School of Whale Sharks: Small school of whale sharks swimming gracefully
Whale sharks are intelligent, gentle giants that migrate into the Caribbean waters of Belize from April to June. Snappers (dog snapper, mutton snapper, cubera snapper, etc) spawn in great numbers off Belize during these months, usually during the full moon periods, attracting the hungry whale sharks that feed at night. It is often a hit-and-miss when guessing their arrival. Even the experienced dive instructors cannot predict which moon and which location the whale sharks will be from year to year. Whale sharks are filter feeders, feeding on the snapper's suspended fish spawn. They migrate from great distances to mate.
Amazingly, it is safe for scuba divers and snorkelers to swim and play around with these huge and curious creatures. When you spot them in the water, they are huge and intimidating but surprisingly graceful and non-threatening. Some catch a ride on the larger whale sharks and reportedly, some of the younger whale sharks are so curious that they will actively engage with human swimmers. It is a real privilege to be able to swim with the largest fish in the world.
Whale sharks are the largest living fish species on the planet and also the largest living non-mammal in the world. Whale sharks are not whales at all; they are the largest shark, and one of three filter feeding sharks including the basking shark and megamouth shark. The whale shark's genus and species is, Rhincodon typus, which is the sole species within the family Rhincodontidae, originating some 60 million years ago. Whale sharks feed on fish spawn, algae, plankton, krill, and crab larvae among other organisms they can filter. It is beautiful to swim with the giants and watch them flow through the water and take in the food that sustains their huge bodies.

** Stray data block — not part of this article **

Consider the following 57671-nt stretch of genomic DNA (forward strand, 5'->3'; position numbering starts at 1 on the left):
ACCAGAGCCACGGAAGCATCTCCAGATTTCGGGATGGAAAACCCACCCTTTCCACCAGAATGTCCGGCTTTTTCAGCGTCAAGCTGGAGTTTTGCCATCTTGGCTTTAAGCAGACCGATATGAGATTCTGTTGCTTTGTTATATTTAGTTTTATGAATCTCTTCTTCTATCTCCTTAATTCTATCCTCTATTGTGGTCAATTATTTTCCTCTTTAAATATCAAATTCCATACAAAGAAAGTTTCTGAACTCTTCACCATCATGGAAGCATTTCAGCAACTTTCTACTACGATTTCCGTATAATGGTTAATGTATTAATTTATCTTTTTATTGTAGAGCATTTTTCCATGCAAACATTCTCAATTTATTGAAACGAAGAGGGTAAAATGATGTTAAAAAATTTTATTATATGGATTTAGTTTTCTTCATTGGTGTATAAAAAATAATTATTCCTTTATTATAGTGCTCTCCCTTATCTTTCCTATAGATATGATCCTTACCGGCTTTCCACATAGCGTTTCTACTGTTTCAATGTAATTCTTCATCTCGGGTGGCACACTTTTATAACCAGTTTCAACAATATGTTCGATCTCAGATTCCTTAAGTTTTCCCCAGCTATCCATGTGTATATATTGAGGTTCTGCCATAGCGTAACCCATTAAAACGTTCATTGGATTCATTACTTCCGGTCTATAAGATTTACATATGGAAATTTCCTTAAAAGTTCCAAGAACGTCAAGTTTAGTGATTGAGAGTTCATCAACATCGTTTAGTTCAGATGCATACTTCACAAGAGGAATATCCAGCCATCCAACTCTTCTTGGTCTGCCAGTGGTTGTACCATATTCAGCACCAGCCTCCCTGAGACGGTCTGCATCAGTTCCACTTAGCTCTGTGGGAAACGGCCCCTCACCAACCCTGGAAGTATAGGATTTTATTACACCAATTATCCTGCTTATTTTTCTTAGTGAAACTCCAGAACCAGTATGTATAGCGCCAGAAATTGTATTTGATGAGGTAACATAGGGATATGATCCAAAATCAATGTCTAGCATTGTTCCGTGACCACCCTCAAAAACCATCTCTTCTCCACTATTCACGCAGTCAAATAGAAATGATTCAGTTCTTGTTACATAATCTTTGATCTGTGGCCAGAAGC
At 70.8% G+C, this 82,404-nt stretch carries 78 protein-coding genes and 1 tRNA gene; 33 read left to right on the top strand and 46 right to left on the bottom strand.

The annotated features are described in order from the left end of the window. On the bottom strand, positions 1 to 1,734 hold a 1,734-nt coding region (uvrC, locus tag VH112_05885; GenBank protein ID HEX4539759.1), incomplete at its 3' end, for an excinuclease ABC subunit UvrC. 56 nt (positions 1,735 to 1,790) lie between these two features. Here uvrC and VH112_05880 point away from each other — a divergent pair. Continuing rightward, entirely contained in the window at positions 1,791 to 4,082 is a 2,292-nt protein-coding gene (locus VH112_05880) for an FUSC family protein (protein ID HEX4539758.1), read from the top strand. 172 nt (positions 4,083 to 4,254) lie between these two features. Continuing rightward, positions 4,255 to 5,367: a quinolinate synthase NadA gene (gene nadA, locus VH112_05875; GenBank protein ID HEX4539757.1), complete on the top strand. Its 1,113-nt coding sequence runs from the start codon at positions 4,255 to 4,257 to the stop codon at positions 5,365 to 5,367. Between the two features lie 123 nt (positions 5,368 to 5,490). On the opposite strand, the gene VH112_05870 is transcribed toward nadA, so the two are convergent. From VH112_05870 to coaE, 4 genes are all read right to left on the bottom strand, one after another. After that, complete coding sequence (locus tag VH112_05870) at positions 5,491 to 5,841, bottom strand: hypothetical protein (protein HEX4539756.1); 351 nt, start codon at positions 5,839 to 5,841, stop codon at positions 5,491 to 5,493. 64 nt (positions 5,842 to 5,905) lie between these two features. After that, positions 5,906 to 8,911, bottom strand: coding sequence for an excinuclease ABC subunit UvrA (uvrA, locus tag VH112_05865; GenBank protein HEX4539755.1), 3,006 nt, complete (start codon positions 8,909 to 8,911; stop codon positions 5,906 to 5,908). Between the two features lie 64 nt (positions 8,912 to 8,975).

Whale Shark Near The Surface: I would love to be swimming alongside this whale shark
The largest confirmed length of a whale shark is 41.5 feet but there have been multiple reports of whale sharks measuring 45-50 feet. They can easily live for 70 years, and many of the individual whales that swim off Belize are reportedly the same ones that return each year. Whale sharks inhabit all of the tropical and warm seas of the globe and travel in the open sea.
The most popular places to dive with the whale sharks of Belize are Gladden Spit and Silk Cayes Marine Reserve, an area about 25 miles off the coast from the town of Placencia, south of Belize's three coral atolls. These sites are popular dive sites and famous for whale shark sightings. There is a wall that slopes to about 150 feet then drops off into the abyss, and along this wall is a popular spot to see the whale sharks. Most dive shops recommend diving down to around 60 feet to scuba along side the sharks. Snorkelers can also get close encounters when the whale sharks come up to the surface to feed then plunge down again and again.
Ambergris Caye in the north of the country is another popular place to arrange to swim with whale sharks. Many dive shops throughout Belize and Mexico offer specific dive trips specifically centered on actually getting in the water with the whale shark. The local dive captains know the typical areas were the snappers spawn and when the best chances to see the majestic giants are. Even after the spawning periods late in the summer, whale sharks are still commonly spotted off Belize.